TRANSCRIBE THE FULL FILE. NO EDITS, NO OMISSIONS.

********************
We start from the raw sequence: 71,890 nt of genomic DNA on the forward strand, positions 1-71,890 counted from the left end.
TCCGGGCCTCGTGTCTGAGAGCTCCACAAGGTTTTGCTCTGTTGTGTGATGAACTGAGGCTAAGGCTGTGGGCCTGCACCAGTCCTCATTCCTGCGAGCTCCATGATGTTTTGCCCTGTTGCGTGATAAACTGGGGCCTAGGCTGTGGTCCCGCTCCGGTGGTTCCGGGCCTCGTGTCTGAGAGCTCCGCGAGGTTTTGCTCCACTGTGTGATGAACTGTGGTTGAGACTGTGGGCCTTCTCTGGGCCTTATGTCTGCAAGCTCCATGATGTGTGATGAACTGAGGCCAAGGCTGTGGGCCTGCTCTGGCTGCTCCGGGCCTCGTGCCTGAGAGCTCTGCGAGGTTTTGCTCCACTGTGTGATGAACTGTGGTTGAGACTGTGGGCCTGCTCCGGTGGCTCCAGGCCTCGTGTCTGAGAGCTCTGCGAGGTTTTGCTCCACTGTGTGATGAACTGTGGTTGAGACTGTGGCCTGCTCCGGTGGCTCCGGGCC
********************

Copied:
We start from the raw sequence: 71,890 nt of genomic DNA on the forward strand, positions 1-71,890 counted from the left end.
TCCGGGCCTCGTGTCTGAGAGCTCCACAAGGTTTTGCTCTGTTGTGTGATGAACTGAGGCTAAGGCTGTGGGCCTGCACCAGTCCTCATTCCTGCGAGCTCCATGATGTTTTGCCCTGTTGCGTGATAAACTGGGGCCTAGGCTGTGGTCCCGCTCCGGTGGTTCCGGGCCTCGTGTCTGAGAGCTCCGCGAGGTTTTGCTCCACTGTGTGATGAACTGTGGTTGAGACTGTGGGCCTTCTCTGGGCCTTATGTCTGCAAGCTCCATGATGTGTGATGAACTGAGGCCAAGGCTGTGGGCCTGCTCTGGCTGCTCCGGGCCTCGTGCCTGAGAGCTCTGCGAGGTTTTGCTCCACTGTGTGATGAACTGTGGTTGAGACTGTGGGCCTGCTCCGGTGGCTCCAGGCCTCGTGTCTGAGAGCTCTGCGAGGTTTTGCTCCACTGTGTGATGAACTGTGGTTGAGACTGTGGCCTGCTCCGGTGGCTCCGGGCC